"We can be in the same situation of grasping and holding on with odors and smells. If our olfactory sense works properly then a cornucopia of smells opens to us. This can be a great gift if we are attentive to them. We can enjoy the heady perfume of flower blossoms, the spicy fragrance of a close friend, or the rich smell of baking bread. With meditation we can be more fully aware of smells in that by not grasping at them we can actually be more present to them.

"I love to try new things and I also love perfume and fragrant smells but I am allergic to perfume and cannot wear any. So whenever I am in an airport, I am challenged by these two combined patterns of attraction and experimentation when I walk by the duty-free perfume counters. As I experience the contact of the perfumes through the olfactory sense, the temptation to try them out, just a little bit on the wrist for fun, is great. I can feel the strong movement toward it; it is like a physical pull. But this is my airport meditation practice, to resist the lure of the fragrances while being fully conscious of it. This is the test of encountering and smelling without physical ownership, without wanting to make it mine, without grasping.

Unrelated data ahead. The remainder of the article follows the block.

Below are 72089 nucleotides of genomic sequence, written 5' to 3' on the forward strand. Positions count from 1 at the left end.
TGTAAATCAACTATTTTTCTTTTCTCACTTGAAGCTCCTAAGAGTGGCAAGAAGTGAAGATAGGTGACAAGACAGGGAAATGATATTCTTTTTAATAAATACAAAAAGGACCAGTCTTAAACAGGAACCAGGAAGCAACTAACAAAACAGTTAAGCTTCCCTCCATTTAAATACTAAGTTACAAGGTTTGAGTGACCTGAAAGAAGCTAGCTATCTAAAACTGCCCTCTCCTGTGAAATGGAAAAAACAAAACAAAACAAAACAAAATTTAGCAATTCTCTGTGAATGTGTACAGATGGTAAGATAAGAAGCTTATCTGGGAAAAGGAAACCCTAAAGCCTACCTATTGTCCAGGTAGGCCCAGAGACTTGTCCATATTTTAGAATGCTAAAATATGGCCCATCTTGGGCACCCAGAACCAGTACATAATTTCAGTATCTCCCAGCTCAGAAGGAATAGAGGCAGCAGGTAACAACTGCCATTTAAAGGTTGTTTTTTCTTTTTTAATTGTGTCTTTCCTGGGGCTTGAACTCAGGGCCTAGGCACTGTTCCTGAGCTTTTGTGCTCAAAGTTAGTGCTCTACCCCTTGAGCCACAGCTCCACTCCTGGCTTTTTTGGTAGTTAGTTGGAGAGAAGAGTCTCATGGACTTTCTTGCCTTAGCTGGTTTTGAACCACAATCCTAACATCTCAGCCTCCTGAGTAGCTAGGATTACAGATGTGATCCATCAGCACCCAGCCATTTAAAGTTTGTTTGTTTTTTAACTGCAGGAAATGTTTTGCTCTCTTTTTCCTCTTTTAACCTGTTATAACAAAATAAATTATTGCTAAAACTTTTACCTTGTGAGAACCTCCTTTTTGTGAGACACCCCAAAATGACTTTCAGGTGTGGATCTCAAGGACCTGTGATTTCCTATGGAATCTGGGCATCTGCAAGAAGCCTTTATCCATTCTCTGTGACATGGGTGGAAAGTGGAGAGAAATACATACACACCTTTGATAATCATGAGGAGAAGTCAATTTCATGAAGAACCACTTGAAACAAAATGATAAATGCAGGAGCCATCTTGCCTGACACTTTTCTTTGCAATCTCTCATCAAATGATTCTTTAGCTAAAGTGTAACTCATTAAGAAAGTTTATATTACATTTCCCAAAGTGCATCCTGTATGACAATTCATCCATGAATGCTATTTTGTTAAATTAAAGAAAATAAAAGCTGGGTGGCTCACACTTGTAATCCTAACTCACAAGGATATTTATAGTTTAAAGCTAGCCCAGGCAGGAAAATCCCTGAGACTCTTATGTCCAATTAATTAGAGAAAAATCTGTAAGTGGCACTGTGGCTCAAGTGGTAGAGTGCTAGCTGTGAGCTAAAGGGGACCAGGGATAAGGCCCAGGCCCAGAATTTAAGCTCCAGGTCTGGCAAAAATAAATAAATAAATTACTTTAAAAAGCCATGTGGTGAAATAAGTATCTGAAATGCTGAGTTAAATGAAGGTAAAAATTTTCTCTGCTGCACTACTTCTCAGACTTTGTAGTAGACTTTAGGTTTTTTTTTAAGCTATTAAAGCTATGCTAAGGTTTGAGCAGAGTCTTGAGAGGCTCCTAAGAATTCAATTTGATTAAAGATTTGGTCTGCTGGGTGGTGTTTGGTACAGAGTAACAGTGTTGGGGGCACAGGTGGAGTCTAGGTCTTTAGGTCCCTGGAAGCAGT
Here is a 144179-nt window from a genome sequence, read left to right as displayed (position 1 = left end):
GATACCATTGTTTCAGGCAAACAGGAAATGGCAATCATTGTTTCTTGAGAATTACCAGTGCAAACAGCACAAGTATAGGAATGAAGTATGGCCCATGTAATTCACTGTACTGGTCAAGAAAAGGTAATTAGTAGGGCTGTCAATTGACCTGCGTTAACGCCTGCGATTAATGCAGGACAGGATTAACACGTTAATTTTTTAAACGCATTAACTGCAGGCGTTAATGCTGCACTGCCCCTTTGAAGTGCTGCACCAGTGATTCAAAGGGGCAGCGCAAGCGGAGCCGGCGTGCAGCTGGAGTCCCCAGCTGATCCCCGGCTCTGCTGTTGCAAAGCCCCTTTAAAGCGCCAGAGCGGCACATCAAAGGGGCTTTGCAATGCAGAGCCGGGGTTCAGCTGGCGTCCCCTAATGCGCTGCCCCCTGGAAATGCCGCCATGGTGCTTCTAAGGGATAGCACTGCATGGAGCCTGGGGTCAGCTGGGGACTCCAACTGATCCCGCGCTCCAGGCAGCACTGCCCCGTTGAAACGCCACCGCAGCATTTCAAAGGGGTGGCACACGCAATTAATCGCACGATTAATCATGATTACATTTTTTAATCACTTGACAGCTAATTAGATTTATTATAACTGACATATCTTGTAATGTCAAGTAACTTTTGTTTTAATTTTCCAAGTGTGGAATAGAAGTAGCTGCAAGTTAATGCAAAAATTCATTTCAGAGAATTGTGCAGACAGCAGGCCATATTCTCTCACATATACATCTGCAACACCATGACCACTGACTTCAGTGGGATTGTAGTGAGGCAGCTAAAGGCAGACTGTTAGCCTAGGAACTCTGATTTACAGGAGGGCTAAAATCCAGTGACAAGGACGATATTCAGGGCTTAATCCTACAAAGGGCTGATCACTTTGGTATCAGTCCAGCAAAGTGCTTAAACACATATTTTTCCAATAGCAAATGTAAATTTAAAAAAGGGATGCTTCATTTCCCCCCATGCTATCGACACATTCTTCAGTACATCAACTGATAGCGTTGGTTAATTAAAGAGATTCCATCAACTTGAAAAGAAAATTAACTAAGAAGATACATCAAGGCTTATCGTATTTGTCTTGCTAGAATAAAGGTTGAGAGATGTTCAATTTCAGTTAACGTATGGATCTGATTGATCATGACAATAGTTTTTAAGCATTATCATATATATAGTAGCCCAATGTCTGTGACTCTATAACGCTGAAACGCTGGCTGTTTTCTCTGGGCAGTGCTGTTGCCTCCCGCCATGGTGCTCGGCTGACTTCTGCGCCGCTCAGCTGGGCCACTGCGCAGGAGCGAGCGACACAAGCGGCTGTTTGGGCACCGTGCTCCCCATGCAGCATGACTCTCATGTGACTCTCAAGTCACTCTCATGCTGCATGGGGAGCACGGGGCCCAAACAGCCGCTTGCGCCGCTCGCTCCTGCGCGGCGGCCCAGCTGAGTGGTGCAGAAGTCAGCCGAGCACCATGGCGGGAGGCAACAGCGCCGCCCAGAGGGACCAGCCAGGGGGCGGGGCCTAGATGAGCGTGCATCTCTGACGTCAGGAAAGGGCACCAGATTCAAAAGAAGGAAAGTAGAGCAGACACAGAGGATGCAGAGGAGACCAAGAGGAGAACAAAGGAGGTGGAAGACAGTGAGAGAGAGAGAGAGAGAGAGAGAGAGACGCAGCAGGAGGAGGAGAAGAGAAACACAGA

"We can also practice with unpleasant smells. I have a neighbor who regularly burns plastic rubbish on a little pile in her backyard. We have asked her not to do this but it seems this is the only thing she is allowed to do by law with that type of small plastic rubbish. So it has become my smelling meditation. When the smell of burning plastic wafts toward me sitting on the terrace, I just notice it, as it comes and goes. I do not exaggerate it or proliferate with it — though, like anyone would be, I am pleased when the small fire has been burnt through, and I can breathe fresh and clean air again."